By its nature, steelmaking is a highly capital-intensive business. Over the years that reality has fostered parochial thinking -- and a reluctance by American steel companies to sink huge investments into foreign production facilities. Nationalistic attitudes and protectionist policies around the world, coupled with assorted political risks, also have dampened their enthusiasm for global expansion. But perhaps the biggest deterrent for American steelmakers has been the simple fact that the U.S. is the largest, and most inviting, market for steel in the world. In fact, from 1991 to 1997 U.S. demand for finished steel swelled by nearly 50% -- from about 82 million net tons to more than 120 million net tons, reports the American Iron & Steel Institute. That growing appetite, coupled with slumping demand in Asia and other regions, helps to explain why imports to the U.S. surged last year -- triggering a frantic call for government antidumping sanctions. The lure of the U.S. market is understandable, contends Raj Aggarwal, Mellen professor of finance at John Carroll University in Cleveland. "Once you become a certain size, you cannot avoid the U.S. market. It is the largest market in the world -- the big gorilla, so to speak. You've got to feed the big gorilla." While many U.S. steelmakers remain content to concentrate on the domestic market, others have begun to adopt a more global perspective -- one that goes beyond simply looking for opportunities to export products from the U.S. Clearly, there is growing interest in the concept of globalization, whether that means building steelmaking facilities in other parts of the world, pursuing mergers and acquisitions, or expanding global market reach through joint ventures and other alliances with foreign partners. Steel-industry executives tend to disagree about the importance of globalization as a strategic imperative, but two events in 1998 helped to focus their attention on the subject. First, General Motors Corp. announced a global purchasing strategy that would require its steel suppliers to bid on contracts to supply GM plants around the world. The implication is that suppliers with global capabilities -- perhaps in combination with foreign partners -- will get a larger share of GM's business, while those unable to do business in other parts of the world may risk losing their domestic sales to GM. Meanwhile, Ford Motor Co. and other large U.S. multinational firms also have urged their domestic steel suppliers to develop plans to follow them abroad. Second, Ispat International NV, the world's most globalized steel company, acquired Chicago-based Inland Steel Co., an integrated producer, in a deal valued at $888 million. It was the first U.S. acquisition for Ispat, a unit of London-based LNM Group, which owns steel mills and related operations in 10 countries. Some analysts interpreted the acquisition as a portent of future consolidation in the industry, which is troubled by excess capacity worldwide. Robert Darnall, former chairman and CEO of Inland Steel Industries Inc. -- which included Inland Steel as well as a majority stake in Ryerson Tull Inc., a service-center operation -- is inclined to agree. "It is my belief that 20 or 25 years from now, there will be a handful of global steel companies -- whether they are [single] ownership firms or marketing alliances," says Darnall, now president and CEO of Ispat North America Inc., which includes facilities in Canada, Mexico, and Trinidad, along with the Ispat-Inland operations in the U.S. "Whatever the arrangement, I believe that to serve global customers, there is a compelling reason for global companies." Increasingly, he notes, steel consumers -- in the automotive, appliance, and consumer durables industries -- have been becoming more global. "The lexicon in the automotive industry the last few years has been 'global sourcing,'" Darnall points out. "Everybody means something different. Everybody has a little different twist on it. But certainly the purchasing departments of the major auto companies are trying to figure out a way to simplify their purchasing strategy. They want to get the products they need, when they need them, with the right kind of quality, and obviously at competitive prices. At the same time, they want to simplify the process, rather than having purchasing organizations in every corner of the earth doing the same kinds of things." Thus, from a marketing standpoint, he sees a clear advantage in having the ability to satisfy global sourcing requirements -- which is one reason he championed the creation of Ryerson Tull steel service centers on a joint venture basis in India, Mexico, and Shanghai, prior to the acquisition by Ispat. (Ryerson Tull is being spun off as an independent public company.) But that's not the only competitive edge that a global strategy can deliver. A second major benefit, Darnall stresses, is the ability to take advantage of cost differences on the production side -- especially in the primary and semifinished segments. "It makes a lot of sense," he says, "to be able to manufacture steel in places where there are comparative [cost] advantages -- and ship product from there to wherever the market dictates." Latin America and South America offer "major cost advantages in terms of raw materials and energy," he points out. That's one reason why Ispat Mexicana SA de CV (Imexsa) in Mexico is one of the lowest-cost slab producers in the world. Slabs from Mexico are now being shipped to Inland facilities in the U.S. for final finishing operations. "The U.S. steel industry has its greatest comparative advantage in its downstream finished-product capabilities," Darnall says. "But the disadvantage in the U.S. is back in the primary end of the business -- which is a very capital-intensive and very labor-intensive part of the business. And raw-material and energy costs are relatively high in North America compared with other parts of the world. "If there are spots in the world where there are inherent major production cost efficiencies, you've got to be there. If you can make high-quality slabs at Imexsa for $100 a ton less than you can make them in the U.S., that is a pretty compelling production efficiency." One steel executive who is less enthusiastic about the imperative for globalization is John Correnti, CEO at Nucor Corp., the Charlotte-based electric-furnace "minimill" producer. He stresses that economics, rather than market access, is the primary incentive for developing global production capability -- but contends that it is often more economical to produce steel in the U.S. and ship it to overseas customers. "Basically," Correnti says, "you are looking at about $40 a ton [in shipping costs] to get it from here to over there. And if you can get the [production cost] differential down below $40 a ton, it is cheaper to produce the steel here and then ship it over there." Nucor's perspective, no doubt, is influenced by the fact that electric-furnace producers, which start with scrap steel and substitute materials such as direct-reduced iron, don't incur the upfront basic steelmaking costs that integrated producers bear. And their labor costs are lower, since they require fewer working hours per ton of steel. Still, until a few months ago, Nucor had been considering a joint-venture in northern Brazil, in partnership with that country's largest steelmaker, Companhia Siderurgica Nacional (CSN). "We thought it was an ideal place to go," Correnti says, in part because the workforce could have been drawn from "good, hard-working, agrarian people." However, the two companies had different timetables in mind. Nucor envisioned building the mill in stages, while CSN "wanted to do the whole thing at once." As a result, Nucor backed out of the deal -- and CSN is now proceeding on its own. Political factors often are a deterrent to expansion overseas -- especially in Third World countries, Correnti points out. "Some Third World countries don't want to produce a million tons of steel with 350 people. They want to produce a million tons with 3,500 people. They are looking to create employment." Such socialistic agendas tend to throw the economics out of whack. "We could put our Nucor mills anyplace where the pure laws of economics are going to dictate," Correnti contends. "The problem is that is not true in most of the world. It is the law of politics that dictates -- whether it is the politics of protecting jobs or something else. And you don't have a chance of being successful under those circumstances." Political risks associated with operations in foreign countries also give American steelmakers pause, observes Richard Freuhan, co-director of the Center for Iron & Steelmaking Research at Carnegie-Mellon University, Pittsburgh. Freuhan, who has directed a steel-industry competitiveness study for the last seven years, says the study team determined that "by far the cheapest place in the world to produce steel is Venezuela. It would make sense for somebody to go into a joint venture or produce slabs in Venezuela and ship them to America for further processing." But "political uncertainties" and workforce issues -- including education level and reliability -- are major drawbacks in that country. (Nonetheless, the sale of Venezuela's Sidor steel complex -- acquired by a Latin American consortium in late 1997 -- attracted a number of bidders, including Ispat and Brazil's CSN.) South Korea is another country where production costs are low, Freuhan says. "But Korea is really a closed steel market. POSCO [Pohang Iron & Steel Co. Ltd.] has 90% of it. So you really can't get into that market. So what do you do -- produce in Korea to export . . . back to America?" Steel-industry globalization is not a new phenomenon, he points out, although the U.S. industry has more often been a target -- especially for Japanese steelmakers -- than a pursuer. He notes that Japan's NKK Corp. acquired National Steel about 15 years ago and that Kobe took a half interest in U.S. Steel's Lorain (Ohio) Works -- now known as USS/Kobe Steel Co. In addition, Kawasaki owned AK Steel in Middletown until a few years ago, and Nippon Steel Corp. teamed up with Inland on two joint-venture steel finishing plants -- known as I/N TEK and I/N KOTE -- in New Carlisle, Ind. Many of the Japanese moves in the U.S. were undertaken as part of a strategy to enable Japanese producers to continue supplying steel to Japanese automakers who had established American transplant operations. Some of the best minds in the steel business have identified the U.S. as the best location to produce and sell steel, the Carnegie-Mellon professor asserts. "We have the freest economic system in the world," he says. "In Europe everything is tied to politics and social legislation -- so their costs of production or the amount you can produce is regulated. The same thing is true in Japan." If foreign producers weren't dumping more than 30 million tons of steel a year into the U.S. market, American steelmakers would have plenty of room for growth at home, Freuhan says. "It is glamorous to talk about globalizing, but when it comes down to it, with truly fair trade, there is enough growth potential in the American market alone for continued expansion of the steel industry." On the whole, he is skeptical that globalization is a viable strategy for most U.S. steelmakers, although he concedes that some joint ventures abroad may make sense. As an example, he cites U.S. Steel's joint venture in Kosice, Slovakia, with VSZ, the largest flat-rolled steel producer in Central Europe. Announced in late 1997, the deal involves production and marketing of tin mill products in that emerging market. U.S. Steel also has a stake in a three-way joint venture with Ferralloy and Intacero de Mexico to create a warehousing and slitting operation in Mexico to facilitate JIT deliveries to customers below the border. "A joint venture where you work with a local company on finishing operations may be a sound approach," Freuhan says, but he questions the wisdom of "grossly going in and taking over a steel plant" on foreign soil. John Carroll's Aggarwal, on the other hand, sees a combination of factors creating pressures to both globalize and grow in size. "I think the key issue is that you have to have a global reach because your customers are becoming global," he says. Steelmakers that supply automotive companies, for example, can take advantage of their understanding of customers' procurement systems and just-in-time requirements to establish business relationships with the auto companies' offshore operations. "Your two [information] systems have to talk to each other -- the supplier's system and the buyer's system," Aggarwal points out. "So you are not only selling steel to them, you are selling services, including a service called JIT. . . . The larger you are, the more global you can be -- and the more you can spend on information technology, which is becoming increasingly important in terms of distribution and logistics." Growth through globalization also promises economies of scale and can contribute to making production processes more efficient, Aggarwal says. "You learn how to do things efficiently in one place, and you can replicate that all over the world." Larger companies, with the resources to invest in advanced production technologies, also are in a better position to achieve the consistent quality performance that customers demand, he notes. Aggarwal concurs that joint ventures are an appealing path to globalization. "When you do a joint venture or a strategic alliance, you are not taking on all the risks," he says. "You share the risks, as well as the expertise. So it makes a lot of sense, especially if you are going to a foreign country where the risks are even higher."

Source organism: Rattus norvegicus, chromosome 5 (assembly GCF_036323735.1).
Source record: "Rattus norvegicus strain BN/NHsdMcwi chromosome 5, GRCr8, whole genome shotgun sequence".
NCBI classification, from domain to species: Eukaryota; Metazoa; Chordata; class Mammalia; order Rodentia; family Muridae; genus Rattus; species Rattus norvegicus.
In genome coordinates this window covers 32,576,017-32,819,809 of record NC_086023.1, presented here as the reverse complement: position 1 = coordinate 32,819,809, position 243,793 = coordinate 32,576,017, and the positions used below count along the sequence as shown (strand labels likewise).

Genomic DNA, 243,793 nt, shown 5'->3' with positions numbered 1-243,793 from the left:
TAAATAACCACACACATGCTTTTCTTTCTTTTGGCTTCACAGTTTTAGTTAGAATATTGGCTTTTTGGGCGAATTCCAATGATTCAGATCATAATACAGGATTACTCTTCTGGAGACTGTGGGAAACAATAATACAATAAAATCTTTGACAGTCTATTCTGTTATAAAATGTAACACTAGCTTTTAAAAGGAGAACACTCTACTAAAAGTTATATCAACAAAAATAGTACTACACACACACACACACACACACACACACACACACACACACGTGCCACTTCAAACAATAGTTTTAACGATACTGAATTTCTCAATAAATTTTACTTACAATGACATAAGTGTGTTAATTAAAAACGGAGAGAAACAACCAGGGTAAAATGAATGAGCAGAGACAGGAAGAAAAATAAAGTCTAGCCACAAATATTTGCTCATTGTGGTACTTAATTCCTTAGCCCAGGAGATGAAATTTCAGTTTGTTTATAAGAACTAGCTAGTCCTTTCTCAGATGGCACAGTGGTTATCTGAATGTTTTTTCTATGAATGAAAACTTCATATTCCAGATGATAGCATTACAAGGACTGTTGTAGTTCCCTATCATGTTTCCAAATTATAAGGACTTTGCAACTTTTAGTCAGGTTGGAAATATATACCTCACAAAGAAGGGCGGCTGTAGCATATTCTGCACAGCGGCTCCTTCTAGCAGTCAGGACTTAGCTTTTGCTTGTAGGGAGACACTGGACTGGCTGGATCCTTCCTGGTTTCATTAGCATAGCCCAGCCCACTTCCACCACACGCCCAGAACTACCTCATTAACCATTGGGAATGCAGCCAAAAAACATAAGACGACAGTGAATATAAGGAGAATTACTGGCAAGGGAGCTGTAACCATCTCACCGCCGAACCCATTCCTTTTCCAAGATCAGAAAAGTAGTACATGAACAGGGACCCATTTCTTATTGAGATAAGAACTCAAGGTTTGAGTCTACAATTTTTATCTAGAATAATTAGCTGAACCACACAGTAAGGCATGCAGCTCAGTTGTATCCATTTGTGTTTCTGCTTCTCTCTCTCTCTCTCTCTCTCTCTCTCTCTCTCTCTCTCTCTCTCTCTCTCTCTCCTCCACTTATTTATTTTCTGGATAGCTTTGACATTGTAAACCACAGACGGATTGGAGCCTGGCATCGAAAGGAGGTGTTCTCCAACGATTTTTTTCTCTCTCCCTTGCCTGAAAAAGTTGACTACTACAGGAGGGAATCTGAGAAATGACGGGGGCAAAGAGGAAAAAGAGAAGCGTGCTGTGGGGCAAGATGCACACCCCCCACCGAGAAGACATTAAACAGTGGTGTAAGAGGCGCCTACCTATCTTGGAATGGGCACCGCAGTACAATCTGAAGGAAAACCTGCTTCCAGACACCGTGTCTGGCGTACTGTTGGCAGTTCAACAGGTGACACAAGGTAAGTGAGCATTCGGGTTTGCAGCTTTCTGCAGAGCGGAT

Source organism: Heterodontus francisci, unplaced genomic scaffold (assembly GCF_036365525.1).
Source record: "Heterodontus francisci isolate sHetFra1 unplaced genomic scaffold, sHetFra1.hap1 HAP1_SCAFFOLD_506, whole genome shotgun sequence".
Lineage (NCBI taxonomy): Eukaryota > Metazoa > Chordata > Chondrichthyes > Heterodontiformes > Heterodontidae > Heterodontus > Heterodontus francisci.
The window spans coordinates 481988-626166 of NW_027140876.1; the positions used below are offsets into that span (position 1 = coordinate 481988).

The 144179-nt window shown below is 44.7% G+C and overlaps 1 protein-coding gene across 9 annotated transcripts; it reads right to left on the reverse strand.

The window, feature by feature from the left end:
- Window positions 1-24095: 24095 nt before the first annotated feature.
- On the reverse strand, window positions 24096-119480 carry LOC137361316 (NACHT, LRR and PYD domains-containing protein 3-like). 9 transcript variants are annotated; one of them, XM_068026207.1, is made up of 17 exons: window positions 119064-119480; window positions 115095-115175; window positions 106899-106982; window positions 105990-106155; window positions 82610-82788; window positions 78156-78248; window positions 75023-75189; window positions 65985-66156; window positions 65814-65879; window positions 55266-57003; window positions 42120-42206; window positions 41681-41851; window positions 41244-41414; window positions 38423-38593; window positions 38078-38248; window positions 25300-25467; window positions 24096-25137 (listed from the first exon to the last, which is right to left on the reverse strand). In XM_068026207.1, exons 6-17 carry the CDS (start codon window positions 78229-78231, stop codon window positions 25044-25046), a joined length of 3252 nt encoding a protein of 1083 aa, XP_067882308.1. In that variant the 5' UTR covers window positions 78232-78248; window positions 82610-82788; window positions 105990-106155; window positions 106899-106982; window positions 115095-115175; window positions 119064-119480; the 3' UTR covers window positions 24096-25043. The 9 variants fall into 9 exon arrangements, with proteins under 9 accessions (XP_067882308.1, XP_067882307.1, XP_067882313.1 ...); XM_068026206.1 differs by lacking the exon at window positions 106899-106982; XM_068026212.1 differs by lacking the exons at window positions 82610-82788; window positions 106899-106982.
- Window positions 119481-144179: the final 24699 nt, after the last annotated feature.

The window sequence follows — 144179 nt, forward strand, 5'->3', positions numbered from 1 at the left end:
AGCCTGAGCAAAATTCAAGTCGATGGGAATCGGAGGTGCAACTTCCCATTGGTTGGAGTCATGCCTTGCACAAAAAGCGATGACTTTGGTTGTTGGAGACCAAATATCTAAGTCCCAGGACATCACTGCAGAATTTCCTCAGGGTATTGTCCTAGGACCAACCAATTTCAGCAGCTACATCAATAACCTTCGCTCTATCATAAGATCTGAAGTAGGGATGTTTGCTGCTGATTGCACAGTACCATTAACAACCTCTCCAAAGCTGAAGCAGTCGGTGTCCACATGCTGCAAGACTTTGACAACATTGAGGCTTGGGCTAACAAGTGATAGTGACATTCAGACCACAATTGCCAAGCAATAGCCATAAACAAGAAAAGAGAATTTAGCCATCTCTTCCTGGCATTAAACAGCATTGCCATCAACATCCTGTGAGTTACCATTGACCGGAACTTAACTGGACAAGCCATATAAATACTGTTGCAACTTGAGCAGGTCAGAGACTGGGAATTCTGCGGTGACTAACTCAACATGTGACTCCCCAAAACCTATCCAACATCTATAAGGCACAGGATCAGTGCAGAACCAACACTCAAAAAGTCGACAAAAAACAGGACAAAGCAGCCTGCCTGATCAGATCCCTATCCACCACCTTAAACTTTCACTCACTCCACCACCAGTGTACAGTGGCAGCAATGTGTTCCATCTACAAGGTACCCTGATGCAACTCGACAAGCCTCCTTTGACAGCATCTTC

Who's Behind The Import Surge?
Imports of steel mill products
Country 1998(10 mos.) % change from '97
Japan 5.5 million tons up 157%
Russia 4.4 million tons up 46%
South Korea 2.9 million tons up 105%
Australia 839,000 tons up 156%
Ukraine 790,000 tons up 65%
South Africa 553,000 tons up 107%
Indonesia 463,000 tons up 612%
India 344,000 tons up 90%
TOTAL *34.6 million tons up 30%
* Total includes imports from other nations with smaller increases or decreases.
Source: American Iron & Steel Institute